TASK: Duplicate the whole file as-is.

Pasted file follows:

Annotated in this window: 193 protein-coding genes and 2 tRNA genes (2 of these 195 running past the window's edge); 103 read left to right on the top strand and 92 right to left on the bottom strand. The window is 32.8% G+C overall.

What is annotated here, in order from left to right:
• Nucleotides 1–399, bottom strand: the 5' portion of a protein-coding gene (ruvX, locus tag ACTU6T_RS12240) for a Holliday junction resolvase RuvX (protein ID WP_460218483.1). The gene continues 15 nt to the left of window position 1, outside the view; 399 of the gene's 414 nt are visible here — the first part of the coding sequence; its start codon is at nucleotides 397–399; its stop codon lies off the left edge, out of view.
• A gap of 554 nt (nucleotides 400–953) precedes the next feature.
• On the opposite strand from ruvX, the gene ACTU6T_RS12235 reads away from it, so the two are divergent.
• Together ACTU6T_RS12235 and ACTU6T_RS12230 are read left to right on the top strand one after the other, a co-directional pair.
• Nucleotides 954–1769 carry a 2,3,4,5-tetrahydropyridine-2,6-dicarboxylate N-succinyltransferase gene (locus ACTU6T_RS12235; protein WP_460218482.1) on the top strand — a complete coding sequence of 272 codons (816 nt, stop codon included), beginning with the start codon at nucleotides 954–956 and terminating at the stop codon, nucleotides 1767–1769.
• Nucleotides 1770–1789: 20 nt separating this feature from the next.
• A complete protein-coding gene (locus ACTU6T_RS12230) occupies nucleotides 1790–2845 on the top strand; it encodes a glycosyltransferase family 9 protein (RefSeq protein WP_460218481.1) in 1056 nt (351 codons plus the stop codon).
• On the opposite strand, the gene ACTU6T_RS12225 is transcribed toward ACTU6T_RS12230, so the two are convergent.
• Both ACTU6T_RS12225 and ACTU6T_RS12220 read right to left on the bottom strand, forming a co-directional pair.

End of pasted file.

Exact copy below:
Annotated in this window: 193 protein-coding genes and 2 tRNA genes (2 of these 195 running past the window's edge); 103 read left to right on the top strand and 92 right to left on the bottom strand. The window is 32.8% G+C overall.

What is annotated here, in order from left to right:
• Nucleotides 1–399, bottom strand: the 5' portion of a protein-coding gene (ruvX, locus tag ACTU6T_RS12240) for a Holliday junction resolvase RuvX (protein ID WP_460218483.1). The gene continues 15 nt to the left of window position 1, outside the view; 399 of the gene's 414 nt are visible here — the first part of the coding sequence; its start codon is at nucleotides 397–399; its stop codon lies off the left edge, out of view.
• A gap of 554 nt (nucleotides 400–953) precedes the next feature.
• On the opposite strand from ruvX, the gene ACTU6T_RS12235 reads away from it, so the two are divergent.
• Together ACTU6T_RS12235 and ACTU6T_RS12230 are read left to right on the top strand one after the other, a co-directional pair.
• Nucleotides 954–1769 carry a 2,3,4,5-tetrahydropyridine-2,6-dicarboxylate N-succinyltransferase gene (locus ACTU6T_RS12235; protein WP_460218482.1) on the top strand — a complete coding sequence of 272 codons (816 nt, stop codon included), beginning with the start codon at nucleotides 954–956 and terminating at the stop codon, nucleotides 1767–1769.
• Nucleotides 1770–1789: 20 nt separating this feature from the next.
• A complete protein-coding gene (locus ACTU6T_RS12230) occupies nucleotides 1790–2845 on the top strand; it encodes a glycosyltransferase family 9 protein (RefSeq protein WP_460218481.1) in 1056 nt (351 codons plus the stop codon).
• On the opposite strand, the gene ACTU6T_RS12225 is transcribed toward ACTU6T_RS12230, so the two are convergent.
• Both ACTU6T_RS12225 and ACTU6T_RS12220 read right to left on the bottom strand, forming a co-directional pair.